The show goes on: Philharmonic tweaks cabaret and season dates so music can continue

The show will go on — at least for now — for the Columbus Indiana Philharmonic’s Cabaret at The Commons series and its 34th orchestral season “Out of This World.”

But there will be some adjustments and restrictions amid the COVID-19 pandemic.

The ever-popular jazz pianist and singer Tony DeSare will serve as a last-minute addition as a Cabaret at The Commons artist for a show slated at 7:30 p.m. Aug. 20 at a socially-distanced, 250-seat Commons at 300 Washington St. in downtown Columbus. The normal cabaret layout allows for 400-plus seats for those concerts, and many shows have sold out.

Those who had purchased tickets for the Megan Hilty/Cheyenne Jackson canceled cabaret this summer can now use those tickets for DeSare.

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The performance will mark DeSare’s fourth appearance in Columbus since 2015, which is the most visits by any single artist in such a short time span in the Philharmonic’s 34 years of existence, according to organizers.

“He’s hugely popular,” said David Bowden, the orchestra’s artistic director.

DeSare performed a sellout season-opening show with the Philharmonic orchestra last fall.

The orchestra’s season-opening concert on Sept. 19, originally slated to feature Broadway star Caissie Levy, who sold out a local cabaret show last year, has been recast to feature the Indianapolis Jazz Orchestra. Levy, like a lot of her Broadway cohorts, is being more cautious after the COVID-19 death of 41-year-old stage actor Nick Cordero this summer.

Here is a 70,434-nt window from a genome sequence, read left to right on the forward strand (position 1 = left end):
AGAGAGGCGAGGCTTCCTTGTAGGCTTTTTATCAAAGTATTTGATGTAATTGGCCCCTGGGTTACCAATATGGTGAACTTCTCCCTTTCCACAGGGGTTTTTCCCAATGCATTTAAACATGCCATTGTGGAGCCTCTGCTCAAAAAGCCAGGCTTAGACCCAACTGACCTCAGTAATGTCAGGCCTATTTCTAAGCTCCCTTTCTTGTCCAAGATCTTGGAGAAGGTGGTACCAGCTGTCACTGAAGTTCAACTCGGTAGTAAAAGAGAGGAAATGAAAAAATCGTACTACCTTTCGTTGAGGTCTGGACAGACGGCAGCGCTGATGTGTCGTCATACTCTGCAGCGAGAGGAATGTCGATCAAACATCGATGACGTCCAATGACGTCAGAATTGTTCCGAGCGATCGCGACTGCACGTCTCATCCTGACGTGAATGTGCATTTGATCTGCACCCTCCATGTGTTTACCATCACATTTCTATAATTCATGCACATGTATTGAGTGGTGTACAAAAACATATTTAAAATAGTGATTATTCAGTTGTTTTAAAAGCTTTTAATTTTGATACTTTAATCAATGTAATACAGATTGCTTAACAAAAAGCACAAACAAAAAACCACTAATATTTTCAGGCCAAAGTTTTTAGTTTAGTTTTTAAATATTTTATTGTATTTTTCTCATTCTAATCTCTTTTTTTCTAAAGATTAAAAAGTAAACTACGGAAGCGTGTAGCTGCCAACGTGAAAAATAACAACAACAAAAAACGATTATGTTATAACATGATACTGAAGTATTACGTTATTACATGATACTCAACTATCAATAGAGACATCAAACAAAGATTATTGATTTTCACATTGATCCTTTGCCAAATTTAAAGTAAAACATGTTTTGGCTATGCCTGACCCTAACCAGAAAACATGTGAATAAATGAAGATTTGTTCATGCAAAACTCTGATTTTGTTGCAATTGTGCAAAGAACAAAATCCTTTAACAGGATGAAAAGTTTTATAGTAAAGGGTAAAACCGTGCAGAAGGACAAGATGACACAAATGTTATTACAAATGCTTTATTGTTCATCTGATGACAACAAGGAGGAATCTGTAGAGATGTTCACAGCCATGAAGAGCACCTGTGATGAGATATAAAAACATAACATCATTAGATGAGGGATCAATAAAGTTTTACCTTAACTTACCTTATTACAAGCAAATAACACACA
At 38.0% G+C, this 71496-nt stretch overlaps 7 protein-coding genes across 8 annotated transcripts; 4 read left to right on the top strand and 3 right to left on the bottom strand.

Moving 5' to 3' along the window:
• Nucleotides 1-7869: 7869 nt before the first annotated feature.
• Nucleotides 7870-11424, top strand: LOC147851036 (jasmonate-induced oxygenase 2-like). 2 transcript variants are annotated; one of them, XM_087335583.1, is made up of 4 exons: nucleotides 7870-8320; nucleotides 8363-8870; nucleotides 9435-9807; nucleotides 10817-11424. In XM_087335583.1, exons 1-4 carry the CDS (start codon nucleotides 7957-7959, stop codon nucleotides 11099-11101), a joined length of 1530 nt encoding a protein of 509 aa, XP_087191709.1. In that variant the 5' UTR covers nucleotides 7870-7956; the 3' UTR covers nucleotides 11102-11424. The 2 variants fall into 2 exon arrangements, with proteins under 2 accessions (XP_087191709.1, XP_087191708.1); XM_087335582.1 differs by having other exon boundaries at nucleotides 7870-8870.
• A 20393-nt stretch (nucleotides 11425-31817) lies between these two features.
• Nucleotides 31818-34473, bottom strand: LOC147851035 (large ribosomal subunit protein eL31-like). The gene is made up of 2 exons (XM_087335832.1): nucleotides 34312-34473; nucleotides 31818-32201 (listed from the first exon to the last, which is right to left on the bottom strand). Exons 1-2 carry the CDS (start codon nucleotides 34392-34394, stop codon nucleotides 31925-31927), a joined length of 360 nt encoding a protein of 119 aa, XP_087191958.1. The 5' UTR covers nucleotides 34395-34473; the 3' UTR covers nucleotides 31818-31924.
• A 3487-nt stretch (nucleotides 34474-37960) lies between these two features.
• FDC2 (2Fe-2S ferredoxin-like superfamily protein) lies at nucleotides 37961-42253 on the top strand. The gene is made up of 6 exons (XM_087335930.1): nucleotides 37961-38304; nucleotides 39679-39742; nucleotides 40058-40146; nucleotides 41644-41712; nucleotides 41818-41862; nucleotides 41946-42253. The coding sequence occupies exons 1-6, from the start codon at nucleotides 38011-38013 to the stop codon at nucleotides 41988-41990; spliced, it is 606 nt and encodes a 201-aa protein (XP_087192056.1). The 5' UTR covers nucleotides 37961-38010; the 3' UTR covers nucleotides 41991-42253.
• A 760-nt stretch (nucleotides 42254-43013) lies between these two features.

Bowden said that understandable caution has had an impact on rescheduling.

The first orchestral show has also been moved outdoors to the spacious Bartholomew County Public Library Plaza because Judson Erne Auditorium is currently unavailable for public shows, according to Bowden.

“Rather than cancel everything, we wanted to do something to bring back live music for our listeners,” Bowden said. “We have had so many people saying, ‘We really miss the live music.’ And our board members have been saying that they really want to help the community in this time — in such a critical time right now. We need to be a part of the life of the community because the community needs the gift of music for their soul.”

Barry Turner, the Philharmonic’s board president, offered a similar perspective.

“The Philharmonic’s mission statement says that our charter is to bring live music to the community,” Turner said. “And with all of the terribly difficult situations we’re all dealing with, we still believe that’s very important.”

The Philharmonic has stepped in during other emergencies and challenges, including after the 2008 flood, to offer musical solace.

For the time being, the jazz orchestra concert in September will be limited to 250 people, per Gov. Eric Holcomb’s restriction for public gatherings, including masks and social distancing. But the Philharmonic is submitting a plan for approval to the Bartholomew County Health Department to allow more than 250 people as a kind of free, community gathering (though Bowden said he hoped some would make donations to help the cause).

Dr. Brian Niedbalski, Bartholomew County Health Officer, said he would consider the request with the wisdom and expertise of a health department nursing supervisor and an environmental health supervisor.

“Obviously, a lot of these things are uncharted territory,” Niedbalski said.

He added that masking and social distancing are generally expected to be done on an honor system at such events.

So far, during the pandemic, the largest known public crowd has been a larger-than-expected gathering of 700 to 1,000 people — nearly all wearing masks — who safely gathered for a racial solidarity rally in early June at Columbus City Hall.

Jeff Anderson, founder and musical director of the Indianapolis Jazz Orchestra, said he expects the program to be “a good summertime mix” of jazz and big band classics with a 10-member ensemble.

“We do very audience-friendly concerts,” Anderson said.

Bowden said other tweaks and changes are expected for future concerts. Broadway performer Telly Leung’s rescheduled Sept. 10 Cabaret at The Commons date is expected to go on as planned.

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